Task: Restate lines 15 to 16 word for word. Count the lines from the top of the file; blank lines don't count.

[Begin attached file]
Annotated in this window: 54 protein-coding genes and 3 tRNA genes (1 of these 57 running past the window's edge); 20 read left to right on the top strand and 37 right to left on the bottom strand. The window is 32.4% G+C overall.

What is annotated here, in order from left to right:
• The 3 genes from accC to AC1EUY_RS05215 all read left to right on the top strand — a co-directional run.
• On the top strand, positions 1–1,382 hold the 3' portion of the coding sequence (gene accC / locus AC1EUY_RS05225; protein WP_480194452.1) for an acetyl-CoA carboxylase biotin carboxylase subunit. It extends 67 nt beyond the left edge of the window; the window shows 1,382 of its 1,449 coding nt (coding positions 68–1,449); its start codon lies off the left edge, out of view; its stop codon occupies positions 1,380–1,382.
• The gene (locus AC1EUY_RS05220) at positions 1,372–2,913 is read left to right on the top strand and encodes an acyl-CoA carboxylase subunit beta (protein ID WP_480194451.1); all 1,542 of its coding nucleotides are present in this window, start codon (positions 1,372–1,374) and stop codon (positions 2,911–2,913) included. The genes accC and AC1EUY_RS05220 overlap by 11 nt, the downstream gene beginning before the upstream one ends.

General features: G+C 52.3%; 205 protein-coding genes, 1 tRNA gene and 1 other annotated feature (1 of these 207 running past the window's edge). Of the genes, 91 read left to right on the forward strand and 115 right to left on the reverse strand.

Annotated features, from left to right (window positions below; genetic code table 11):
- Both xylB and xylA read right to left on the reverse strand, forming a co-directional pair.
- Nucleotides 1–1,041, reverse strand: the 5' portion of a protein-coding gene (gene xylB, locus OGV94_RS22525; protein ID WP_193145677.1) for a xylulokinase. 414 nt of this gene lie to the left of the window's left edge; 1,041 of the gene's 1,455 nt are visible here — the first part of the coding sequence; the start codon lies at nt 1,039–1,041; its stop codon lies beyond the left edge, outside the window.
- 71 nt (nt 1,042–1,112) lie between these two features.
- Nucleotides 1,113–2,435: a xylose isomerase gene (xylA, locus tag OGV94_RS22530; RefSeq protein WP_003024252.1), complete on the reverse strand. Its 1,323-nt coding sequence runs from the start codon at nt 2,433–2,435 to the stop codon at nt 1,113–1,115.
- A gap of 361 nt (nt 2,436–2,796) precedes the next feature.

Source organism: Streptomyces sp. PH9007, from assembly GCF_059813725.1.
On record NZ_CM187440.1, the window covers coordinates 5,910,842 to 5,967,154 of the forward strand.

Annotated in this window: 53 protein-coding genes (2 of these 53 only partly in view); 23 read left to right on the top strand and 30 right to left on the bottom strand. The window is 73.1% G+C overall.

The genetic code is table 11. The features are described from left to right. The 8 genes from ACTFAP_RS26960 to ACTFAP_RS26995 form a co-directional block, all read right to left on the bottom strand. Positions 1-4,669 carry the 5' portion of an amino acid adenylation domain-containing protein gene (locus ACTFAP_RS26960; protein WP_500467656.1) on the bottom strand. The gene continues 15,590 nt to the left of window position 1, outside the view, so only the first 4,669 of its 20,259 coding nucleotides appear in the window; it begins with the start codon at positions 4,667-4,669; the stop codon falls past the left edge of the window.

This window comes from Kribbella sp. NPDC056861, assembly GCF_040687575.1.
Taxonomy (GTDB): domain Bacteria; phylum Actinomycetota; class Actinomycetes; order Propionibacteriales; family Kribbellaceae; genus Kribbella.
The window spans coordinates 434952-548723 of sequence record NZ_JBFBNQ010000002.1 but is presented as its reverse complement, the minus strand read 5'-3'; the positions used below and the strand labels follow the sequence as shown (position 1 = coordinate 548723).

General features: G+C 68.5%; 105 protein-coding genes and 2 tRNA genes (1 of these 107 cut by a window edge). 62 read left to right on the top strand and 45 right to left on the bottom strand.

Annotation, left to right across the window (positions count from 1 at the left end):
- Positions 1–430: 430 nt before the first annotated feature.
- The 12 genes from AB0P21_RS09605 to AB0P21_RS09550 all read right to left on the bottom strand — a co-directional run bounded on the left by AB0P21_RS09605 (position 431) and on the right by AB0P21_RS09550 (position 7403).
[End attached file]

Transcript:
Annotated in this window: 53 protein-coding genes (2 of these 53 only partly in view); 23 read left to right on the top strand and 30 right to left on the bottom strand. The window is 73.1% G+C overall.

The genetic code is table 11. The features are described from left to right. The 8 genes from ACTFAP_RS26960 to ACTFAP_RS26995 form a co-directional block, all read right to left on the bottom strand. Positions 1-4,669 carry the 5' portion of an amino acid adenylation domain-containing protein gene (locus ACTFAP_RS26960; protein WP_500467656.1) on the bottom strand. The gene continues 15,590 nt to the left of window position 1, outside the view, so only the first 4,669 of its 20,259 coding nucleotides appear in the window; it begins with the start codon at positions 4,667-4,669; the stop codon falls past the left edge of the window.